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The complexity of Mining Land Compensation and Ground Rent Payments in Ghana

Land acquisition for any purpose has been difficult in many parts of the world. The situation is worst when it comes to acquiring land for mining and other commercial activities, apart from paying to obtain the land for a certain period, one also pays compensation for any property of commercial or culturally value. Annual ground rents are also paid to institutions and land owners. This article divulges the complex nature of land acquisition and compensation processes mining companies go through from development throughout the mine life.

What The Law Says

The laws governing land acquisition for mining purposes in the Ghana are the Mineral and Mining Act, 2006 (Act 703) and the 1992 Constitution. Before the enactment of the Act 703, 2006, the basic law, which regulated mining activities in the country, was the Mining and Minerals Law, 1986 (PNDCL 153). There were also other associated legislation and amendments, but all have been repealed by the Act 703, 2006. Mineral rights in Ghana are vested in the state. Section (1) of the Mineral and Mining Act, 2006 (Act 703) states:
Every mineral in its natural state in, under or upon land in Ghana, rivers, streams, water-courses throughout the country, the exclusive economic zone and area covered by the territorial sea or continental shelf is the property of the Republic and is vested in the President in trust for the people of Ghana.
The ownership of mineral resources is vested in the President and held in trust for the citizens of Ghana. The state grants these rights to mining companies through concessions or permits.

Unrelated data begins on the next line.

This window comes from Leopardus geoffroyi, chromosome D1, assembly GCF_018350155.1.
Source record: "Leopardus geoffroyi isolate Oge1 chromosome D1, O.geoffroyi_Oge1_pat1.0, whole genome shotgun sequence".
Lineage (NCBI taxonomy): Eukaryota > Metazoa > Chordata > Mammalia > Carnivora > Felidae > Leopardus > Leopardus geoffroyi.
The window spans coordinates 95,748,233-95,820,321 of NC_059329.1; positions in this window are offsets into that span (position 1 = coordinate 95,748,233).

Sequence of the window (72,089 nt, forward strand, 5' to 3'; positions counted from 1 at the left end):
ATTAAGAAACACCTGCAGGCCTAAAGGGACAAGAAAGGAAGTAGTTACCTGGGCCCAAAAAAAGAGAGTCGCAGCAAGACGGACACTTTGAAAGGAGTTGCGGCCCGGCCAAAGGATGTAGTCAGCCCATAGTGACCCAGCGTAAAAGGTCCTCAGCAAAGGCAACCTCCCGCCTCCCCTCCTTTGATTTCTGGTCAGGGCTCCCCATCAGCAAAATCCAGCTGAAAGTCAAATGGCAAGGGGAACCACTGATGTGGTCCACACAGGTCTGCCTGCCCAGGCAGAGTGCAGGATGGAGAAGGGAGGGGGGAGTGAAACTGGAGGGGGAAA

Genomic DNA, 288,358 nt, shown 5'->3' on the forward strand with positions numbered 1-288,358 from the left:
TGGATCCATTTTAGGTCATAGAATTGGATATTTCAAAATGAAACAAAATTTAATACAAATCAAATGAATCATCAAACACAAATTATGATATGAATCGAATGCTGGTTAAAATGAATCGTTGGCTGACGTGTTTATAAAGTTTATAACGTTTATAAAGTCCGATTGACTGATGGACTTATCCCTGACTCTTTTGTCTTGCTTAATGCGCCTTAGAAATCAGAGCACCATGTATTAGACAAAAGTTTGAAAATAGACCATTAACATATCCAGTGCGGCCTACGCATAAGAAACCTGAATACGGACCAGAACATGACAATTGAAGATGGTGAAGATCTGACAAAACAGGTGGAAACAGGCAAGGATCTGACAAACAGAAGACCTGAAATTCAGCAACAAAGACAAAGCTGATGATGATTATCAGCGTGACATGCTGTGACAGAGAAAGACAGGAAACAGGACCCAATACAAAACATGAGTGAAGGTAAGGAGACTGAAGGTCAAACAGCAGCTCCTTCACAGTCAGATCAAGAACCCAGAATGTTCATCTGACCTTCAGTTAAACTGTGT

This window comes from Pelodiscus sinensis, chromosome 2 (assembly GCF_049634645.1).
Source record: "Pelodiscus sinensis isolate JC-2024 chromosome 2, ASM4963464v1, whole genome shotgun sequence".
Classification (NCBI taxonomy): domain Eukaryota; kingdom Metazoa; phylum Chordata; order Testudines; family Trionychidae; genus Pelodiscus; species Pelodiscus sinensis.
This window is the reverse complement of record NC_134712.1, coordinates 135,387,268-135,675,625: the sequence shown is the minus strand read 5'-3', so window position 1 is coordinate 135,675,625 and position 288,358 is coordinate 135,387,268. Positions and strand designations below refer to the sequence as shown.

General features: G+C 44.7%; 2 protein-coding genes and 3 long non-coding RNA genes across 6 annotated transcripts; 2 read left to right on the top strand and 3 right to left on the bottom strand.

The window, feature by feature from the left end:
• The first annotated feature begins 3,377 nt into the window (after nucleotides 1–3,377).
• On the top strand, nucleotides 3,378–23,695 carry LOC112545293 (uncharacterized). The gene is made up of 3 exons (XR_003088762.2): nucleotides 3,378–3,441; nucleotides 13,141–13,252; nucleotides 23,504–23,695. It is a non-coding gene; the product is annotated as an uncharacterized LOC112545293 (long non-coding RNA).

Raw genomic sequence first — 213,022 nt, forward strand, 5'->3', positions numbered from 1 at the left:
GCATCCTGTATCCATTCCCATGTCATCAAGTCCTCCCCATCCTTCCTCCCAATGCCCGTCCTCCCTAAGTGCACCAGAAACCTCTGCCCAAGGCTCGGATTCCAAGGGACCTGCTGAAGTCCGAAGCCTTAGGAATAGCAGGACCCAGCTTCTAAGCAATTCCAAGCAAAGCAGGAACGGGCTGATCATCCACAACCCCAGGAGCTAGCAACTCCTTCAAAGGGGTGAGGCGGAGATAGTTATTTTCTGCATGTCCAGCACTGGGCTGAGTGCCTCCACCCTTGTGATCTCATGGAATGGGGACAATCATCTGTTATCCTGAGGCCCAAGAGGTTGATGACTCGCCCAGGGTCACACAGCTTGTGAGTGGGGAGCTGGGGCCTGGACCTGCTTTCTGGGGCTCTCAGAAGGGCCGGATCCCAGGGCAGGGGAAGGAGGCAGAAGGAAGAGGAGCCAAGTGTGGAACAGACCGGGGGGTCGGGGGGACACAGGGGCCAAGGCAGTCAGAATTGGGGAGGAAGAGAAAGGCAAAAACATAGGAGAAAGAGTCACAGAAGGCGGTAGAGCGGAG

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Comment by Bazira Henry on November 29, 2018 at 14:06

Felix thanks for the comment. Such a model could for example provide the PAPs with the option of investing 40% of their compensation or just the land itself or its value as equity in the companies business. This will require companies' acceptance of such an arrangement or government presenting it to companies as a prerequisite for licensing

Comment by Felix Adaania Kaba on November 23, 2018 at 9:34
I don’t think corporations will undermine this great idea if it’s a win win situation. Many of the PAPs take huge compensations and spend mostly on things that have little or no returns. E.g a farmer taking compensation money to buy a private car and then use the other amount to fuel and maintain the car. A paltry amount is reserved for his upkeeping.

If you can come up with a model that allows the amount paid as compensation be used for a business that brings returns will be a great idea.
Comment by Bazira Henry on November 21, 2018 at 10:37

We are championing an argument that compensation and resettlement of project-affected persons (PAPs) in its current form does not secure PAP's livelihoods. There is need for a paradigm shift in the manner in which compensation and resettlement is handle to include PAPs offering their land as equity to the oil, gas and mining investments. This is a campaign that obviously will be undermined by corporations, but is one that needs to be addressed by host countries in public interest.

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